Think Fiction. Write Business.

stack of booksWhen people think about reading their favorite novel, they imagine curling up cozily on the couch with a great read. Why is that? Because they’re reading for pleasure. Because reading a fun book is fun.

When you’re writing for your business, you can tap into some of that fun (for you and for your audience) by stealing (I mean, borrowing) some of fiction writers’ best sly sales tricks (I mean, literary devices).

  1. Show, don’t tell. Fiction writers hear (and say) this all the time. It means, don’t tell me the character is tired, but show her dragging her feet as she walks. Show her head drooping nearly to her chest. Business application: Don’t tell me your product leaves customers satisfied, but show me your satisfied customers by using images, testimonials, statistics, etc.
  2. Write for the audience. A legal thriller will use quite different language than a picture book about what to expect on the first day of kindergarten. Business application: Always, ALWAYS remember the kinds of people that you expect to read what you write. Write for them.
  3. Word count counts. Literary novels, early-reader chapter books, and graphic novels all have different word count (and format) requirements. No decent writer would try to cram the same number of words into every type of book. Business application: If you’re writing a white paper on a technical process, it’s probably going to require more words than a tri-fold brochure. For short documents, pick out the essential details and highlight those ideas. Don’t try to fit it all in.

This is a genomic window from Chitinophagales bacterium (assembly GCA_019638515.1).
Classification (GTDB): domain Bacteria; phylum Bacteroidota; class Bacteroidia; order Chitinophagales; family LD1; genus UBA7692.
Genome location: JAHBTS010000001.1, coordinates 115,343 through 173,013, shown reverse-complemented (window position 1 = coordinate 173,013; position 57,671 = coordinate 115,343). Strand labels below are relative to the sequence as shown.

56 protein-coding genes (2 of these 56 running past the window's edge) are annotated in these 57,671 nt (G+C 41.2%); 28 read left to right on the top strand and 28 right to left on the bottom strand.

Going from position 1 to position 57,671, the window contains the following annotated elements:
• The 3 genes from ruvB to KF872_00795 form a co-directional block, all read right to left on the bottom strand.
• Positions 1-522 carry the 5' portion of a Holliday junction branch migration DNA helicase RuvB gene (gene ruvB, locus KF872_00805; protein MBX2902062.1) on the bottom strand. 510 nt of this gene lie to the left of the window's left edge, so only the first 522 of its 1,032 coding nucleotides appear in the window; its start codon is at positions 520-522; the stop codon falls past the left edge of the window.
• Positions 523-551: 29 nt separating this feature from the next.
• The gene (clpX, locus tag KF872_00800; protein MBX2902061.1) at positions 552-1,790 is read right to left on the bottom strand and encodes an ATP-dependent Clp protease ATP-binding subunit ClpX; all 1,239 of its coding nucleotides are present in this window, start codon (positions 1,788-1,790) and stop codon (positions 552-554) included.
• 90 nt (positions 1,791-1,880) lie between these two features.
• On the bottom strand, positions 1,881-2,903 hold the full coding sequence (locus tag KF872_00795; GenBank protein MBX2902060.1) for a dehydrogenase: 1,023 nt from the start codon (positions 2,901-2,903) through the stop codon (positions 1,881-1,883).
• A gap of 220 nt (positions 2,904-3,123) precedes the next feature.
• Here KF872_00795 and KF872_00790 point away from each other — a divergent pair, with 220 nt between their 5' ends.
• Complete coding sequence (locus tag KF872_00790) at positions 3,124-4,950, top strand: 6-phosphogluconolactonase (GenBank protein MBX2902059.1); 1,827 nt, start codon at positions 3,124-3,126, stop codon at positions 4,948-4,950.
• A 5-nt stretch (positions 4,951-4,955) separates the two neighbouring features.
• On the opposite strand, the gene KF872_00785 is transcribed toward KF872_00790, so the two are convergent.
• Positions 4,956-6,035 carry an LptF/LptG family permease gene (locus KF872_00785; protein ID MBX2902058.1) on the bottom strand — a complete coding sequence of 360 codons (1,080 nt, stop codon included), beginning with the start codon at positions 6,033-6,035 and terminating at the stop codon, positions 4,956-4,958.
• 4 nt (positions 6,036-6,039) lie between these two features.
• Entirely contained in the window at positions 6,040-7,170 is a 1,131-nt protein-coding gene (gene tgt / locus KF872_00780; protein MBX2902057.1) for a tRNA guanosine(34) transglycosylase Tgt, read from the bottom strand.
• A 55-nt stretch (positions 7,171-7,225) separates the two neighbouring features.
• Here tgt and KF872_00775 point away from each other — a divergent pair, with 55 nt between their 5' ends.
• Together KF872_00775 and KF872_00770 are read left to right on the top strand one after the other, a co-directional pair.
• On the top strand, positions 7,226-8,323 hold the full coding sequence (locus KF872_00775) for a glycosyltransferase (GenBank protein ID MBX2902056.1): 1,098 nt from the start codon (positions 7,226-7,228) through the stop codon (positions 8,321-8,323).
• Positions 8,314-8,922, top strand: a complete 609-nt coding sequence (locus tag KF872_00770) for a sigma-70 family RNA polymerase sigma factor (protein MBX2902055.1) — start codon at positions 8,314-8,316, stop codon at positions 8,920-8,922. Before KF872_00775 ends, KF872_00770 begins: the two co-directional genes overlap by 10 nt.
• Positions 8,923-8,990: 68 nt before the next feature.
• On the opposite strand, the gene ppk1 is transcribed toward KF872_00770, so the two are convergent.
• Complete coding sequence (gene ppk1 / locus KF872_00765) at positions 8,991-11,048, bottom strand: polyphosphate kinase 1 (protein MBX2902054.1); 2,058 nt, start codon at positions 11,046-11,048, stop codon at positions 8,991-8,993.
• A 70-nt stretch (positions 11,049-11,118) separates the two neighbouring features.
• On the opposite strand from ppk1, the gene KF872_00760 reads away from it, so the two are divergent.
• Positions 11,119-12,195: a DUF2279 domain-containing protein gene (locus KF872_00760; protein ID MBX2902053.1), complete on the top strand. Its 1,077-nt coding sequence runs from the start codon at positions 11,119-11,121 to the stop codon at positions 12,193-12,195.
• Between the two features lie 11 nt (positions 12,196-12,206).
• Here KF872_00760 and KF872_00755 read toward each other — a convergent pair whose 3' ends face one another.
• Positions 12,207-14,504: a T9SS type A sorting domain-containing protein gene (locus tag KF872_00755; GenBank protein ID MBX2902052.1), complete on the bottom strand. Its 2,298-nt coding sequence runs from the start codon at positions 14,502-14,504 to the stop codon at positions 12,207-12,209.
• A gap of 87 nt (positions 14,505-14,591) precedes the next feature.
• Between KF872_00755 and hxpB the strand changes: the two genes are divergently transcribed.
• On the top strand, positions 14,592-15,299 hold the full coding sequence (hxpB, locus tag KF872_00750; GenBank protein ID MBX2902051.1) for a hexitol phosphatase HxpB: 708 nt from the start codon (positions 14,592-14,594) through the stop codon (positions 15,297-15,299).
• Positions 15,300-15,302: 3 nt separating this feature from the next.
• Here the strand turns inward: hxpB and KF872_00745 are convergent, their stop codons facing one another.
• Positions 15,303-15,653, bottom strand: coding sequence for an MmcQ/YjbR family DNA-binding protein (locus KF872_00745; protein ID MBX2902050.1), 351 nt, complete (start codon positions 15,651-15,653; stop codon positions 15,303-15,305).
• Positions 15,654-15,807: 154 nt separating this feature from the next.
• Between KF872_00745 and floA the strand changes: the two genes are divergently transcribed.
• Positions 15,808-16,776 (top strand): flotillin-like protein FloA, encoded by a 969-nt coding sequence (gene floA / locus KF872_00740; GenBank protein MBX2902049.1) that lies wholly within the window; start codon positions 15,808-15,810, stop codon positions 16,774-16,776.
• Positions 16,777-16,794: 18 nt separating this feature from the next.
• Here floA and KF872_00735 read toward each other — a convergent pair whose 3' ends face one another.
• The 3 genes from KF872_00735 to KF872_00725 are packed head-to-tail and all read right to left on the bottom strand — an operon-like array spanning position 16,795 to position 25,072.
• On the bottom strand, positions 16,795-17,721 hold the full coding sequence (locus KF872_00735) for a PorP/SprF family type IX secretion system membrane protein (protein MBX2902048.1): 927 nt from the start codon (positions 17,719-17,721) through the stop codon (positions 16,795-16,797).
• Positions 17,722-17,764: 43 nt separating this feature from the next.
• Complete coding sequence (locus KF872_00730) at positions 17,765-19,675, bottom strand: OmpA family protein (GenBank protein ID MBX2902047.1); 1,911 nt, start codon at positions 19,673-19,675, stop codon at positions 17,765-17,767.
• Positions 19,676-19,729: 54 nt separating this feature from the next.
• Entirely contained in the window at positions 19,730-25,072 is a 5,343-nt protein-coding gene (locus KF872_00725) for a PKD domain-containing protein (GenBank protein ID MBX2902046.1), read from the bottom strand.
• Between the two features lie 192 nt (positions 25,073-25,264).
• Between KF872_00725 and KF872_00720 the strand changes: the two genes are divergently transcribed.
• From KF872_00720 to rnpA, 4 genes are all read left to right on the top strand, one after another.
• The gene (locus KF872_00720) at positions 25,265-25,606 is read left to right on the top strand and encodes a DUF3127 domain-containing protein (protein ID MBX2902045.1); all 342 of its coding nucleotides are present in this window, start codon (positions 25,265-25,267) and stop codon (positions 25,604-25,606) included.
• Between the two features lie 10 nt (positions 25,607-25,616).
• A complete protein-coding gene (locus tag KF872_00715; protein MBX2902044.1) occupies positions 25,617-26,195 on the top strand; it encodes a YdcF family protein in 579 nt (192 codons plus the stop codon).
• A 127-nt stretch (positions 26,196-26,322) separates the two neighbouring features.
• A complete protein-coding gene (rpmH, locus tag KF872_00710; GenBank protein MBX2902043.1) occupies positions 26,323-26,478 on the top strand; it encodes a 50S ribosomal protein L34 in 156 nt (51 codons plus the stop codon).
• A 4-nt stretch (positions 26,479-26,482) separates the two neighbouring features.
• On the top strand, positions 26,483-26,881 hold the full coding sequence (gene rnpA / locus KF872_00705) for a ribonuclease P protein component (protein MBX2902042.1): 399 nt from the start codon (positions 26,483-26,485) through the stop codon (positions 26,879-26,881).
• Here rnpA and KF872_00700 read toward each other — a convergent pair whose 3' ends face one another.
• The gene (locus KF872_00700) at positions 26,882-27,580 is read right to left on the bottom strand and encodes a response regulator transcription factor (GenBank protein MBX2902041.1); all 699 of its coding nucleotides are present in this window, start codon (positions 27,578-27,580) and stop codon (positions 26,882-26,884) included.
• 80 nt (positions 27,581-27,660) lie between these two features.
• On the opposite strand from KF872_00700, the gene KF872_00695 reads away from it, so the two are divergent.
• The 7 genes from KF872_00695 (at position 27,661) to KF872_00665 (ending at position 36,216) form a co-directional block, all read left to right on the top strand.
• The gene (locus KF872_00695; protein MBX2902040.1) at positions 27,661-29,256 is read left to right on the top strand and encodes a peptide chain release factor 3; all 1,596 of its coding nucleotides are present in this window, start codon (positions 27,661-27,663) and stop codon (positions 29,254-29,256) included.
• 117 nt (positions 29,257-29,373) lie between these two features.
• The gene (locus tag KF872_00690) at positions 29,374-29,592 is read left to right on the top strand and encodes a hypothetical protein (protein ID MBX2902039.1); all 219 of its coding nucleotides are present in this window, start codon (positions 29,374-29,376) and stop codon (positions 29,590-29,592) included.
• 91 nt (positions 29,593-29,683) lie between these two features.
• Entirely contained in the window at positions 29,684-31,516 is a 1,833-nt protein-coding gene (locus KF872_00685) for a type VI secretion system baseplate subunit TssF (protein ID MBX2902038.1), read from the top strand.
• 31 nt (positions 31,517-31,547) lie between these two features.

4. Find emotion. If readers don’t connect with the main character, they likely won’t finish the book. Readers need to care—deeply—about what happens to the book’s character in order to want to hear how the story ends. Business application: Make sure you’re offering your audience both logical and emotional ways to connect with your product or service. That helps them want to understand—and hopefully use—what your company offers.

Use literary devices (I mean, sly sales tricks) to help you improve your business writing and make your writing more enjoyable for everyone. After all, why should the fiction-writing folks have all the fun?

Monelle Smith is the content director for Gemstone Media, Inc. 

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